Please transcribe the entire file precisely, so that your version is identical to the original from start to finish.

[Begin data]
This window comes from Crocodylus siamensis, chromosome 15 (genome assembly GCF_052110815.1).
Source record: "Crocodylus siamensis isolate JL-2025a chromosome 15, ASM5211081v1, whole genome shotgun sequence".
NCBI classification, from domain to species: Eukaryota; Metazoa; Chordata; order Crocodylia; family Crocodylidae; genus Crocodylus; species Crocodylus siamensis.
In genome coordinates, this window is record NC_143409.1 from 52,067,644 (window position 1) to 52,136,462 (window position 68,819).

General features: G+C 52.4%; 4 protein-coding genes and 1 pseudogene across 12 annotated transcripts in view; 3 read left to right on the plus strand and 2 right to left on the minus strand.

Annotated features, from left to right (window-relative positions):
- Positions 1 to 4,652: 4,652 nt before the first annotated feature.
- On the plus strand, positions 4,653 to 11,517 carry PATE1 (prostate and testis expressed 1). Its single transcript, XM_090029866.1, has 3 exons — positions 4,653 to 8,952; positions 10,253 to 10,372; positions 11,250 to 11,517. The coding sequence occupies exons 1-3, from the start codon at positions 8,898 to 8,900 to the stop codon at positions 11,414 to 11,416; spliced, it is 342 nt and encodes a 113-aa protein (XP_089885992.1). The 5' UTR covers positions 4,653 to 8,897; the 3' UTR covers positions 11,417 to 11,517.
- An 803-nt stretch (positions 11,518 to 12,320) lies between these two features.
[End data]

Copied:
This window comes from Crocodylus siamensis, chromosome 15 (genome assembly GCF_052110815.1).
Source record: "Crocodylus siamensis isolate JL-2025a chromosome 15, ASM5211081v1, whole genome shotgun sequence".
NCBI classification, from domain to species: Eukaryota; Metazoa; Chordata; order Crocodylia; family Crocodylidae; genus Crocodylus; species Crocodylus siamensis.
In genome coordinates, this window is record NC_143409.1 from 52,067,644 (window position 1) to 52,136,462 (window position 68,819).

General features: G+C 52.4%; 4 protein-coding genes and 1 pseudogene across 12 annotated transcripts in view; 3 read left to right on the plus strand and 2 right to left on the minus strand.

Annotated features, from left to right (window-relative positions):
- Positions 1 to 4,652: 4,652 nt before the first annotated feature.
- On the plus strand, positions 4,653 to 11,517 carry PATE1 (prostate and testis expressed 1). Its single transcript, XM_090029866.1, has 3 exons — positions 4,653 to 8,952; positions 10,253 to 10,372; positions 11,250 to 11,517. The coding sequence occupies exons 1-3, from the start codon at positions 8,898 to 8,900 to the stop codon at positions 11,414 to 11,416; spliced, it is 342 nt and encodes a 113-aa protein (XP_089885992.1). The 5' UTR covers positions 4,653 to 8,897; the 3' UTR covers positions 11,417 to 11,517.
- An 803-nt stretch (positions 11,518 to 12,320) lies between these two features.